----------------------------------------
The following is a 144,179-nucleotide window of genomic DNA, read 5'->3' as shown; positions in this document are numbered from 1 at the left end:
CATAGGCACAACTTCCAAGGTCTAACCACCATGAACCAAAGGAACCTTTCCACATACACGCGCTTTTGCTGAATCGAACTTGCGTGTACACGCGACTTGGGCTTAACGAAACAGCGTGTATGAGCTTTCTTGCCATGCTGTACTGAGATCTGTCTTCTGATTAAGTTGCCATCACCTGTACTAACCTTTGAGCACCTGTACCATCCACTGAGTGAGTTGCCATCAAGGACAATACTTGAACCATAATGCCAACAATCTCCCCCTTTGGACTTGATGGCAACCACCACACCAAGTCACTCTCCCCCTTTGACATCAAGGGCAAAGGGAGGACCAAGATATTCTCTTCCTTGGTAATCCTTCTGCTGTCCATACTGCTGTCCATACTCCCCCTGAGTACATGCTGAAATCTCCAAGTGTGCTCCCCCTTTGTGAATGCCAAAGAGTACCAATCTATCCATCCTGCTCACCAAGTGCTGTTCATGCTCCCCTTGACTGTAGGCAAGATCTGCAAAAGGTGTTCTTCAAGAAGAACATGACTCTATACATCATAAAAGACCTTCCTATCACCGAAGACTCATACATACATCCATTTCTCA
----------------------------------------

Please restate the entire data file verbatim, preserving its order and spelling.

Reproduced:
The following is a 144,179-nucleotide window of genomic DNA, read 5'->3' as shown; positions in this document are numbered from 1 at the left end:
CATAGGCACAACTTCCAAGGTCTAACCACCATGAACCAAAGGAACCTTTCCACATACACGCGCTTTTGCTGAATCGAACTTGCGTGTACACGCGACTTGGGCTTAACGAAACAGCGTGTATGAGCTTTCTTGCCATGCTGTACTGAGATCTGTCTTCTGATTAAGTTGCCATCACCTGTACTAACCTTTGAGCACCTGTACCATCCACTGAGTGAGTTGCCATCAAGGACAATACTTGAACCATAATGCCAACAATCTCCCCCTTTGGACTTGATGGCAACCACCACACCAAGTCACTCTCCCCCTTTGACATCAAGGGCAAAGGGAGGACCAAGATATTCTCTTCCTTGGTAATCCTTCTGCTGTCCATACTGCTGTCCATACTCCCCCTGAGTACATGCTGAAATCTCCAAGTGTGCTCCCCCTTTGTGAATGCCAAAGAGTACCAATCTATCCATCCTGCTCACCAAGTGCTGTTCATGCTCCCCTTGACTGTAGGCAAGATCTGCAAAAGGTGTTCTTCAAGAAGAACATGACTCTATACATCATAAAAGACCTTCCTATCACCGAAGACTCATACATACATCCATTTCTCA